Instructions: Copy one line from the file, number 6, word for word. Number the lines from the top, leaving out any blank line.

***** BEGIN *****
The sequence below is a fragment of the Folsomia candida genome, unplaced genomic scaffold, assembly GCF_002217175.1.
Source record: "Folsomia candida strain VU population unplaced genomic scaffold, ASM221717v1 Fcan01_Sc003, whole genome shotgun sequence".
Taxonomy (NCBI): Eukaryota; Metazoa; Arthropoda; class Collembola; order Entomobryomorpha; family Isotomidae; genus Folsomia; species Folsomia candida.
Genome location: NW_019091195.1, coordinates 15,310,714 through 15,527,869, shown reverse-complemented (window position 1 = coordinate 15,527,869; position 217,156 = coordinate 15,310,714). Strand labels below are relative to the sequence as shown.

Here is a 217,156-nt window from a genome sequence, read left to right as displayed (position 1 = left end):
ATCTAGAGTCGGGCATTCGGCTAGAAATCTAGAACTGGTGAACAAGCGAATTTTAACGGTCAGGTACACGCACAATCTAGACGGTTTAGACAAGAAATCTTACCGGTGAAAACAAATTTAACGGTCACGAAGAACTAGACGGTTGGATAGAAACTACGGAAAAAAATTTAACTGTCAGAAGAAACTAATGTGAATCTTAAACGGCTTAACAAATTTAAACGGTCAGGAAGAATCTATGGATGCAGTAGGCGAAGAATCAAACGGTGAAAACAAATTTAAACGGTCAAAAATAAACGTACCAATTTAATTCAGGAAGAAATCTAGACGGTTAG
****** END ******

ATCTAGAGTCGGGCATTCGGCTAGAAATCTAGAACTGGTGAACAAGCGAATTTTAACGGTCAGGTACACGCACAATCTAGACGGTTTAGACAAGAAATCTTACCGGTGAAAACAAATTTAACGGTCACGAAGAACTAGACGGTTGGATAGAAACTACGGAAAAAAATTTAACTGTCAGAAGAAACTAATGTGAATCTTAAACGGCTTAACAAATTTAAACGGTCAGGAAGAATCTATGGATGCAGTAGGCGAAGAATCAAACGGTGAAAACAAATTTAAACGGTCAAAAATAAACGTACCAATTTAATTCAGGAAGAAATCTAGACGGTTAG